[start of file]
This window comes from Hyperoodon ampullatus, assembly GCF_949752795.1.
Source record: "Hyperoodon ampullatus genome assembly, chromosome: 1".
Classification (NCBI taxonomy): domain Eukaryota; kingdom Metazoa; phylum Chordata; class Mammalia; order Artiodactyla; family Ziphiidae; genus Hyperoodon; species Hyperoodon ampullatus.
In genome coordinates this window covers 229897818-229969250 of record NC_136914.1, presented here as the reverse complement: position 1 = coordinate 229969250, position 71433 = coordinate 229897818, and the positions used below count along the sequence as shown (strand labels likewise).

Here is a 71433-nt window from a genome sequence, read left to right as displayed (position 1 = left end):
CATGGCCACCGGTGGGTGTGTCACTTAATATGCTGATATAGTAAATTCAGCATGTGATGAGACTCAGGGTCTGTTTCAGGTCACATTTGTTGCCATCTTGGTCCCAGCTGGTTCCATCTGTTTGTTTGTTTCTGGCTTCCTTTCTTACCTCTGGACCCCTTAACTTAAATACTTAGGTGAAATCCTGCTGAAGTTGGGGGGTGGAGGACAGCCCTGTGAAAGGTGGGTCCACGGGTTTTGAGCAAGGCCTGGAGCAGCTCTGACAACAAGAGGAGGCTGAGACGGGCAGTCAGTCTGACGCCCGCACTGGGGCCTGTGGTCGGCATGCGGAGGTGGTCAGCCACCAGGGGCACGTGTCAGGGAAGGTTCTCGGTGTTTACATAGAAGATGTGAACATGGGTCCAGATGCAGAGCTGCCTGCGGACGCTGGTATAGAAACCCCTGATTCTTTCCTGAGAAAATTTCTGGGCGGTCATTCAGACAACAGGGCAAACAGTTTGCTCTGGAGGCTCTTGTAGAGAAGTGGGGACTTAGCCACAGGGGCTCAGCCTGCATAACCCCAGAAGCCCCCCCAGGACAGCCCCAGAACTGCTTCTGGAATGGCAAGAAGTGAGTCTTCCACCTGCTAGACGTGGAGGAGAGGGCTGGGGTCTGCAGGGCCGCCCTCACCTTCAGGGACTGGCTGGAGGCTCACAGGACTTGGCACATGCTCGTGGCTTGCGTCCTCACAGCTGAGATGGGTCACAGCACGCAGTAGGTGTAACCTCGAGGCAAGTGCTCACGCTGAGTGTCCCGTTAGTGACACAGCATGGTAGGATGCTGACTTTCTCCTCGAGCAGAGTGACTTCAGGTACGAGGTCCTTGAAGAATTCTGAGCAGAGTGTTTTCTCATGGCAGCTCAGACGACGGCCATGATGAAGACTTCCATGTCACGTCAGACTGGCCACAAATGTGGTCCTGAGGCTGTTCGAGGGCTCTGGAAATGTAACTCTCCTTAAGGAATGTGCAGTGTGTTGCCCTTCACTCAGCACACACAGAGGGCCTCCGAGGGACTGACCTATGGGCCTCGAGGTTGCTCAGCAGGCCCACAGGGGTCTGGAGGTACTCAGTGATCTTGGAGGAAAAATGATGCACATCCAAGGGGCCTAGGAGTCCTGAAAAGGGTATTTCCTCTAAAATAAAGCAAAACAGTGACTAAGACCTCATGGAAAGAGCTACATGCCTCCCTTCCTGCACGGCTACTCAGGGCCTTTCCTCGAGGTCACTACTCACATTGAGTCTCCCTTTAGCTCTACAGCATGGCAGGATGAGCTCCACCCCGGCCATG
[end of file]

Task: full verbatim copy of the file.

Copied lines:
This window comes from Hyperoodon ampullatus, assembly GCF_949752795.1.
Source record: "Hyperoodon ampullatus genome assembly, chromosome: 1".
Classification (NCBI taxonomy): domain Eukaryota; kingdom Metazoa; phylum Chordata; class Mammalia; order Artiodactyla; family Ziphiidae; genus Hyperoodon; species Hyperoodon ampullatus.
In genome coordinates this window covers 229897818-229969250 of record NC_136914.1, presented here as the reverse complement: position 1 = coordinate 229969250, position 71433 = coordinate 229897818, and the positions used below count along the sequence as shown (strand labels likewise).

Here is a 71433-nt window from a genome sequence, read left to right as displayed (position 1 = left end):
CATGGCCACCGGTGGGTGTGTCACTTAATATGCTGATATAGTAAATTCAGCATGTGATGAGACTCAGGGTCTGTTTCAGGTCACATTTGTTGCCATCTTGGTCCCAGCTGGTTCCATCTGTTTGTTTGTTTCTGGCTTCCTTTCTTACCTCTGGACCCCTTAACTTAAATACTTAGGTGAAATCCTGCTGAAGTTGGGGGGTGGAGGACAGCCCTGTGAAAGGTGGGTCCACGGGTTTTGAGCAAGGCCTGGAGCAGCTCTGACAACAAGAGGAGGCTGAGACGGGCAGTCAGTCTGACGCCCGCACTGGGGCCTGTGGTCGGCATGCGGAGGTGGTCAGCCACCAGGGGCACGTGTCAGGGAAGGTTCTCGGTGTTTACATAGAAGATGTGAACATGGGTCCAGATGCAGAGCTGCCTGCGGACGCTGGTATAGAAACCCCTGATTCTTTCCTGAGAAAATTTCTGGGCGGTCATTCAGACAACAGGGCAAACAGTTTGCTCTGGAGGCTCTTGTAGAGAAGTGGGGACTTAGCCACAGGGGCTCAGCCTGCATAACCCCAGAAGCCCCCCCAGGACAGCCCCAGAACTGCTTCTGGAATGGCAAGAAGTGAGTCTTCCACCTGCTAGACGTGGAGGAGAGGGCTGGGGTCTGCAGGGCCGCCCTCACCTTCAGGGACTGGCTGGAGGCTCACAGGACTTGGCACATGCTCGTGGCTTGCGTCCTCACAGCTGAGATGGGTCACAGCACGCAGTAGGTGTAACCTCGAGGCAAGTGCTCACGCTGAGTGTCCCGTTAGTGACACAGCATGGTAGGATGCTGACTTTCTCCTCGAGCAGAGTGACTTCAGGTACGAGGTCCTTGAAGAATTCTGAGCAGAGTGTTTTCTCATGGCAGCTCAGACGACGGCCATGATGAAGACTTCCATGTCACGTCAGACTGGCCACAAATGTGGTCCTGAGGCTGTTCGAGGGCTCTGGAAATGTAACTCTCCTTAAGGAATGTGCAGTGTGTTGCCCTTCACTCAGCACACACAGAGGGCCTCCGAGGGACTGACCTATGGGCCTCGAGGTTGCTCAGCAGGCCCACAGGGGTCTGGAGGTACTCAGTGATCTTGGAGGAAAAATGATGCACATCCAAGGGGCCTAGGAGTCCTGAAAAGGGTATTTCCTCTAAAATAAAGCAAAACAGTGACTAAGACCTCATGGAAAGAGCTACATGCCTCCCTTCCTGCACGGCTACTCAGGGCCTTTCCTCGAGGTCACTACTCACATTGAGTCTCCCTTTAGCTCTACAGCATGGCAGGATGAGCTCCACCCCGGCCATG